By George Harvey and Alex Xavier, LGBTI Coordinators
Summer is officially here, and with it some of the first Pride festivals of the year in Canada. We have a lot to celebrate this summer!
Last November, following efforts from Amnesty supporters around the world, openly gay Venezuelan politician Rosmit Mantilla was released. after more than two years in prison. Upon his release, he expressed gratitude to all those who took action on his behalf:
“I often woke up believing my strength was running out, believing I couldn’t keep going, and then I received photographs of Amnesty International human rights activists from all over the world requesting my freedom, respect for justice and for life. Infinite thanks, friends, without you I wouldn’t be here!”
This year, Amnesty released Do No Harm, its first ever report on the rights of intersex people. This report documents some of the human rights violations faced by children with sex variations in Germany and Denmark, an important first step in mobilising Amnesty members to take action in solidarity with intersex advocates.
On May 17th, the International Day Against Homophobia and Transphobia, whistleblower and trans activist Chelsea Manning walked free after President Obama commuted her 35-year sentence for exposing potential human rights violations committed by the US military. During Write for Rights in 2014, Amnesty activists around the world took action nearly a quarter of a million times, calling for Chelsea’s release and sending her more than 17 000 cards and letters. In a letter to Amnesty members, Chelsea said:
“These cards and letters literally flooded the mail room and my cell during my birthday, the holidays and Amnesty’s Write for Rights campaign in December. I read each one! And I greatly appreciated all of your strong words of support, and your warm words of comfort.”
And after more than a decade of lobbying by trans activists and allied organisations, including Amnesty International, the Senate of Canada passed Bill C-16 last week. This legislation adds human rights protections for trans people in Canada by amending the anti-discrimination clause in the Canadian Human Rights Act and the hate crimes provisions in the Criminal Code to include gender identity and expression.
Proud to celebrate today’s passing of Bill #C16 in solidarity w/ trans activists who spent years advocating>https://t.co/L68N3WhR8L #cdnpoli pic.twitter.com/XVeIF6DDDc
— AmnestyCanada (@AmnestyNow) June 15, 2017
However, the past year has also seen many challenges, with new and continuing threats to the rights of LGBTI people around the world. The Pride movement traces its origins to a riot at the Stonewall Inn in New York City, a response to years of police harassment, raids, and violence. In the decades since, LGBTI activists around the world have taken to the streets to demand their rights; the right to live free from violence, the right to adequate and respectful healthcare, the right to freedom of expression and assembly, the right to form families and to have those families recognised by law. In this tradition, Pride continues to be first and foremost a protest – a call to action to communities here at home and around the world, to respect and defend the right of LGBTI people to live free from violence and discrimination.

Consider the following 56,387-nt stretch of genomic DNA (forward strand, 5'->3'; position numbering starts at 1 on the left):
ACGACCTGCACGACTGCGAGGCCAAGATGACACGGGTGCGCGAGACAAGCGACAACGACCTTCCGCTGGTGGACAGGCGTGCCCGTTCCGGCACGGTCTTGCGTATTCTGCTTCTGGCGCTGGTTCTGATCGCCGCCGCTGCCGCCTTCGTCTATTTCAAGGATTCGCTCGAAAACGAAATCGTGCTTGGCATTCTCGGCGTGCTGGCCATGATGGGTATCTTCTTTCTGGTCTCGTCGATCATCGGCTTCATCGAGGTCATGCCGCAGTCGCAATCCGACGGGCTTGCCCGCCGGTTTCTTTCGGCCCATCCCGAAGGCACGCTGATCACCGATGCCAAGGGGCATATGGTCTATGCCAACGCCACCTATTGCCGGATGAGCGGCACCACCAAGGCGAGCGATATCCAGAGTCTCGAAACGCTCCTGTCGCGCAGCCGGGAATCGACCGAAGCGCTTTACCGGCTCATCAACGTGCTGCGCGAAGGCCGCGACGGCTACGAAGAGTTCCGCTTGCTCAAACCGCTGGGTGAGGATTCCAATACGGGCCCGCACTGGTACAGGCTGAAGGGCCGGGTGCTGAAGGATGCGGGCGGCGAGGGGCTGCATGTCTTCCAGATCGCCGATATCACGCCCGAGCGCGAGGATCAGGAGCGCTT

How can you participate? We’re glad you asked! Pride events take place in communities large and small across Canada. Amnesty groups participate by marching in parades, tabling at street fairs, organising vigils, and partnering with local organisations to host workshops, panels, film screenings, and more.
Last weekend, Regina’s Amnesty International Group 91 had the honour of being designated as Grand Marshal of this year’s Queen City Pride Parade. A large Amnesty contingent led the parade with a red convertible, members carrying signs, and a portable sound system blasting dance music. Despite heavy rain, this year was Regina’s largest Pride Parade ever with over 2,000 participants and over 80 floats, groups, and organizations. Check out the photos from Regina!
A rainy and awesome day in the Queen City! #QCPride #pride #Pride2017 #YQR #WeWelcome @LGBT_Amnesty @QueenCityPride @AmnestyNow pic.twitter.com/iJtYRofgMc
— AmnestySaskatchewan (@aisaskfws) June 17, 2017
“It was an absolute honour for Amnesty International,” said Daylene Sliz, president of Amnesty International in Regina. “Every person in the world — Canadians and globally — everyone needs to be able to feel protected and safe regardless of their gender identity.”
This coming weekend, Amnesty International will participate in Pride Toronto and Saskatoon Pride (details for Saskatoon here)! In Toronto there will be a booth set up at the Street Fair on Church St, north of Wellesley, from 10am-6pm on Saturday June 24th and Sunday June 25th. There will also be a contingent marching in the Pride Parade on Sunday. If you’d like to join us, or want more information, email George at email@example.com or drop by the booth and say hi!
Join @AmnestyToronto at @PrideToronto from June 24-25! Details: https://t.co/Ugp6uHQ919 #lgbtqrights #Pride2017 pic.twitter.com/P7Qsdj8C2o
— AmnestyCanada (@AmnestyNow) June 14, 2017
To find out what Amnesty is doing for Pride in your community, contact your local Amnesty group or check out the events page on the Amnesty website. If your group is doing something, you can submit info on the events page to get the word out, and if you have a facebook event let us know – we’d be happy to promote it on our page! Not sure how to get started? No problem – we’ve put together a Pride Toolkit full of actions, ideas and resources for activists to bring a human rights focus to Pride festivities, and you can reach us at LGBTICoordinator@amnesty.ca to chat further.
For more information, actions, and news: